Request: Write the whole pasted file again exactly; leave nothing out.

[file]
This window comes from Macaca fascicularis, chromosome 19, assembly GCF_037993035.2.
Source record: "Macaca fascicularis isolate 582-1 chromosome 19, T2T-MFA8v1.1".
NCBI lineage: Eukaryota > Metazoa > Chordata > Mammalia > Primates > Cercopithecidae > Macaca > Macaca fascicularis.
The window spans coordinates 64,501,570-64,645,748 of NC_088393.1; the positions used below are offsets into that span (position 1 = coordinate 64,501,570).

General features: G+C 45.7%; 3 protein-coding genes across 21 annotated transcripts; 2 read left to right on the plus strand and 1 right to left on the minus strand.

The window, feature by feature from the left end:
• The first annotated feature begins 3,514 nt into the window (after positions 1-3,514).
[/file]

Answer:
This window comes from Macaca fascicularis, chromosome 19, assembly GCF_037993035.2.
Source record: "Macaca fascicularis isolate 582-1 chromosome 19, T2T-MFA8v1.1".
NCBI lineage: Eukaryota > Metazoa > Chordata > Mammalia > Primates > Cercopithecidae > Macaca > Macaca fascicularis.
The window spans coordinates 64,501,570-64,645,748 of NC_088393.1; the positions used below are offsets into that span (position 1 = coordinate 64,501,570).

General features: G+C 45.7%; 3 protein-coding genes across 21 annotated transcripts; 2 read left to right on the plus strand and 1 right to left on the minus strand.

The window, feature by feature from the left end:
• The first annotated feature begins 3,514 nt into the window (after positions 1-3,514).